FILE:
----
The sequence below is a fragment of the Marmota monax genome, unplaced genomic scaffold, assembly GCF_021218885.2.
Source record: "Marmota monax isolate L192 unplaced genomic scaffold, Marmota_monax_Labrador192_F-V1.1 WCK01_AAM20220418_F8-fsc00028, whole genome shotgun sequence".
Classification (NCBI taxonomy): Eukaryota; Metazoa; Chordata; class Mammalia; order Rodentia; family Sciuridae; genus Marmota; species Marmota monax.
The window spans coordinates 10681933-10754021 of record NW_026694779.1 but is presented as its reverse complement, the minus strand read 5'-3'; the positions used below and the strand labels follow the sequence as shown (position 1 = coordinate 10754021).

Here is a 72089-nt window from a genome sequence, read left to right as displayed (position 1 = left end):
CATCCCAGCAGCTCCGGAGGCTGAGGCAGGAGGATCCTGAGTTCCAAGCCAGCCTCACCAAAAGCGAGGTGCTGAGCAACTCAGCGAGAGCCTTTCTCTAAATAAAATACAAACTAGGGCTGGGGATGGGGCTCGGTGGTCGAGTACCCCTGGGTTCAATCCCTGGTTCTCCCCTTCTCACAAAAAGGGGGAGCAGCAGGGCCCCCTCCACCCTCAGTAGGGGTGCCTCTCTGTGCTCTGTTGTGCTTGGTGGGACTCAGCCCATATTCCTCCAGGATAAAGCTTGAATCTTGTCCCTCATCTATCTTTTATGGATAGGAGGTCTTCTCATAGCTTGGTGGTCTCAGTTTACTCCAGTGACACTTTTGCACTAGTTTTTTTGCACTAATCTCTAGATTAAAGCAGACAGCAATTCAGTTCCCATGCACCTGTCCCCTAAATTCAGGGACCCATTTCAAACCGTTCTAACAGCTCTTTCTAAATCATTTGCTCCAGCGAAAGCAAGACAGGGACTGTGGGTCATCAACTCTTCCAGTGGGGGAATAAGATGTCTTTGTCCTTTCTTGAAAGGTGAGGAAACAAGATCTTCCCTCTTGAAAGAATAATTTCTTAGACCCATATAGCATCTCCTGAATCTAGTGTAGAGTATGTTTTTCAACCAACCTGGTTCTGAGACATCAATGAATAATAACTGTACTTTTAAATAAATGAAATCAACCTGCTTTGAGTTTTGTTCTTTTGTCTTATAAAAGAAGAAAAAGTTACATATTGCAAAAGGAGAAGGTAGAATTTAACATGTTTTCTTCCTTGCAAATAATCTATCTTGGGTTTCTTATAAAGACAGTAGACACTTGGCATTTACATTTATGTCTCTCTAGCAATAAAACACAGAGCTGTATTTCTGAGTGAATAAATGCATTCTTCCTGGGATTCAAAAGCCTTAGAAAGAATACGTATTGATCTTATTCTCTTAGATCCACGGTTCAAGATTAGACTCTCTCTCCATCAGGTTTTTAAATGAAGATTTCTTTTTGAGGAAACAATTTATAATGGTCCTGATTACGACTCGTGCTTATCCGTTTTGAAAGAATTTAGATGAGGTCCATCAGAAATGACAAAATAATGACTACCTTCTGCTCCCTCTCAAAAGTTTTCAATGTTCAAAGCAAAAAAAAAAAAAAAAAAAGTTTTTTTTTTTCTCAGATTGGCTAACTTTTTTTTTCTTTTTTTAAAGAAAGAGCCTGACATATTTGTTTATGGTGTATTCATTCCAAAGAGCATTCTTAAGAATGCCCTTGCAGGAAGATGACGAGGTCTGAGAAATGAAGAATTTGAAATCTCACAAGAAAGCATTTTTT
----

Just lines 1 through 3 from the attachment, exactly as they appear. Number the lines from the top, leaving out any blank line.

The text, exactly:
The sequence below is a fragment of the Marmota monax genome, unplaced genomic scaffold, assembly GCF_021218885.2.
Source record: "Marmota monax isolate L192 unplaced genomic scaffold, Marmota_monax_Labrador192_F-V1.1 WCK01_AAM20220418_F8-fsc00028, whole genome shotgun sequence".
Classification (NCBI taxonomy): Eukaryota; Metazoa; Chordata; class Mammalia; order Rodentia; family Sciuridae; genus Marmota; species Marmota monax.